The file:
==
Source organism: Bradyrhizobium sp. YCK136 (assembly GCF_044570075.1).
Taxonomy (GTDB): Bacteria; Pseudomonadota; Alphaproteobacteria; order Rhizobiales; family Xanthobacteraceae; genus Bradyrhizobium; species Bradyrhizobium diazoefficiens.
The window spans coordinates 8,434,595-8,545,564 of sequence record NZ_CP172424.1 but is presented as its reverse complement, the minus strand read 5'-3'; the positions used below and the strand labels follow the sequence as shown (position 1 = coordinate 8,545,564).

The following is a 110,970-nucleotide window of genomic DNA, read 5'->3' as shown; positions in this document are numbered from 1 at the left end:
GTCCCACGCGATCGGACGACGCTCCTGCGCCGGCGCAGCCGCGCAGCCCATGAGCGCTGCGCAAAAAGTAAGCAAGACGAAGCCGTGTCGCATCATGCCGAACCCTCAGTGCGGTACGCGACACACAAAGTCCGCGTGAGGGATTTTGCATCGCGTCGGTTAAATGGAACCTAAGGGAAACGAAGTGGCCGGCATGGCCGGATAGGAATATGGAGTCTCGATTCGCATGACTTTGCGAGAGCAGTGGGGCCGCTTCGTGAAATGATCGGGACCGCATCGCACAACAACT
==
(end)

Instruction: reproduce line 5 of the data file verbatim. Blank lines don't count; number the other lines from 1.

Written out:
GTCCCACGCGATCGGACGACGCTCCTGCGCCGGCGCAGCCGCGCAGCCCATGAGCGCTGCGCAAAAAGTAAGCAAGACGAAGCCGTGTCGCATCATGCCGAACCCTCAGTGCGGTACGCGACACACAAAGTCCGCGTGAGGGATTTTGCATCGCGTCGGTTAAATGGAACCTAAGGGAAACGAAGTGGCCGGCATGGCCGGATAGGAATATGGAGTCTCGATTCGCATGACTTTGCGAGAGCAGTGGGGCCGCTTCGTGAAATGATCGGGACCGCATCGCACAACAACT